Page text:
Ephesus was an ancient Greek city, once one of the largest cities in the ancient world with a population of 250,000. Rhodes is a beautiful island with unspoiled villages. The old town of Rhodes is the largest inhabited medieval walled town in Europe. Here too we shall review the two places’ histories and major sights.

5. Mykonos.
While a small island with a small year-round population, Mykonos is one of the most visited of all the Greek islands, with a very active nightlife and beautiful white sandy beaches. Just off its coast is an important archeological site-island, Delos, one of Ancient Greece’s major religious centers.

6. Athens.
Athens is the capital and largest city of Greece. In the ancient world, Classical Athens was a center for the arts, learning, and philosophy, as well as the birthplace of democracy. Today Athens is a large cosmopolitan metropolis, central to today’s Greece’s political, financial, industrial and cultural life. We shall briefly review Athens’ 3500-year history, as well as its many sights, most notably, but not solely the Acropolis.


1. Sweden.
Sweden today is a medium sized affluent country, peace loving, and an active member of the European Union. Three centuries ago, Sweden was one of Europe’s great powers, possessing an Empire ringing most of the Baltic Sea, with a large and powerful army and navy. This lecture will survey Sweden’s great history from its medieval Viking times to the present.

2. Stockholm: From Viking Kings to Modern Crime Thrillers.
Sweden’s capital is one of the most beautiful major cities in the world, “a mirage of saffron and terracotta-colored buildings shimmering between blue water and bluer skies all summer, or in the winter, covered with snow and dotted with lights. It is also a modern, vibrant city. We will review the city’s long history, and major sights.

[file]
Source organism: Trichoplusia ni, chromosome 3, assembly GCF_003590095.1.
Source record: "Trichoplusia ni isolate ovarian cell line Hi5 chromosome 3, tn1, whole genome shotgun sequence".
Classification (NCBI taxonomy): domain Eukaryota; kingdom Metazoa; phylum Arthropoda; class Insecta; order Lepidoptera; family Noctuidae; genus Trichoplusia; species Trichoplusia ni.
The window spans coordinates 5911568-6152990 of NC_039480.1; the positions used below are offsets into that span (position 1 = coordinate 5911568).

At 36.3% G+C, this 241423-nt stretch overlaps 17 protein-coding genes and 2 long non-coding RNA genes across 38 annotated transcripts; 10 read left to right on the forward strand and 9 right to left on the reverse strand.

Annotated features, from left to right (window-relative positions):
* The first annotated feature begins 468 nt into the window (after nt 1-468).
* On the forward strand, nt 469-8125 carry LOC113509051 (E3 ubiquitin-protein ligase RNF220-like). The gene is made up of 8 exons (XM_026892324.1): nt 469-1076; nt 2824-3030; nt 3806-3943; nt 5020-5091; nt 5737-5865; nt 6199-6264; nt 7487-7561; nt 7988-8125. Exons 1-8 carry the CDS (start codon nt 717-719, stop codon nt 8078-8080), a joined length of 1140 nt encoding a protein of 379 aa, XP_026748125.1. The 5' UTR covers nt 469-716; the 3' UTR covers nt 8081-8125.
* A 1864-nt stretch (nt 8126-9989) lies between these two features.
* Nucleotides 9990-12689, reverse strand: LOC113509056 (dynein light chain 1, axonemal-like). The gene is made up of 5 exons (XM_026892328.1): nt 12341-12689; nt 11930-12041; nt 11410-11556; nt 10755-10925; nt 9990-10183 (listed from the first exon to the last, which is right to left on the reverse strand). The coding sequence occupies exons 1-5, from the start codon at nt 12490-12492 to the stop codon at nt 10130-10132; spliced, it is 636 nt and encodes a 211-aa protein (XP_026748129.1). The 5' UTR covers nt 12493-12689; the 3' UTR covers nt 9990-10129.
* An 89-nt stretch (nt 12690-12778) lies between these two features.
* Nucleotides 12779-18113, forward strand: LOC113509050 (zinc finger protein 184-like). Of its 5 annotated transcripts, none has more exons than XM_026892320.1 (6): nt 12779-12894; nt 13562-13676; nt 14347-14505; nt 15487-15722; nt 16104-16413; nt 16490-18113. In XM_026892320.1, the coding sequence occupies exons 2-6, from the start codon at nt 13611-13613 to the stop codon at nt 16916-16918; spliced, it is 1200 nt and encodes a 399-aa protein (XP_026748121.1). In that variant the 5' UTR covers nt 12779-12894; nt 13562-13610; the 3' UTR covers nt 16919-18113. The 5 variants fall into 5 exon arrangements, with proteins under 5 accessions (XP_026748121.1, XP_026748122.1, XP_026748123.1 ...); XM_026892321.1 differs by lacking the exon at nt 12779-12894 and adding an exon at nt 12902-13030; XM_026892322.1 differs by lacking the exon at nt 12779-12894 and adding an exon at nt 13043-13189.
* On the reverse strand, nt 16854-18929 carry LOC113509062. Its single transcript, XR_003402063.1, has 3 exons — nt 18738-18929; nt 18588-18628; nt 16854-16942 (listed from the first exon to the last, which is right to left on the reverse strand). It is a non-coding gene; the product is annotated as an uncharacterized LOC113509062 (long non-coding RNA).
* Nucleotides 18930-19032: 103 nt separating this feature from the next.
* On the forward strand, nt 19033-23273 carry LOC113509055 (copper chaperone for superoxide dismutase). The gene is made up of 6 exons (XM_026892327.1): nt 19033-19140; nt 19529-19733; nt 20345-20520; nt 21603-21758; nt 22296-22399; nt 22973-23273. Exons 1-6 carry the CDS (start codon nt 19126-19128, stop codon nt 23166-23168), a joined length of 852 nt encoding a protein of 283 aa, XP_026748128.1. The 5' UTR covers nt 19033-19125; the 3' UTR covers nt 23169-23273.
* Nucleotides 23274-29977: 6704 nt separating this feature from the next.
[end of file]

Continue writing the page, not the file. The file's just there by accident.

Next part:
3. The Vikings.
These Norse explorers, warriors, merchants, and pirates raided, traded, explored, and settled in wide areas of Europe, Asia, the Mediterranean, and even the North Atlantic from the late 8th century to the mid-11th century, or some 200 years. Their influence profoundly affected European history, both negatively and positively. This lecture will explore their history, and contributions to Europe and the World.

4. Copenhagen.
Copenhagen is Denmark’s largest city and capital, with a population of some 2 million people. Its history dates back one thousand years, and Copenhagen became a regional center some four hundred years ago. Today Copenhagen remains a major center in business, media, science, and other fields. We will review the history and development of this fascinating city, and discuss its major sights.

5. Tallinn: From Hansa Medieval Port to Post-Soviet Modern.
On one hand, Tallinn is a very old city, some 1000 years old; on the other hand Tallinn is a very modern and up-to-date city. Tallinn is the capital and largest city of Estonia with a population over 400,000. Its walled Old Town is a UNESCO World Heritage site. We will review Tallinn’s long troubled past, and its very bright future.

6. Helsinki: A Finnish Jewel of the North.
Helsinki is a jewel, due to its beautiful architecture, clean air, and its lovely setting among islands and the sea. Helsinki is the largest city and capital of Finland with a population of some 600,000. In this lecture we will review its history, and major sights. (The author lived in Helsinki where he conducted research in its excellent Slavic Library.)

7. St. Petersburg: The Venice of the North.
St. Petersburg is Russia’s second largest city, its second capital after Moscow, and remains Russia’s cultural capital. It is called the “Venice of the North” because St. Petersburg has more canals than Venice. We will outline St. Petersburg 300 year history, and discuss some of the most important sights, inside and adjoining the city. (The author has lived and taught in St. Petersburg twice during the 1990s and visits the city frequently).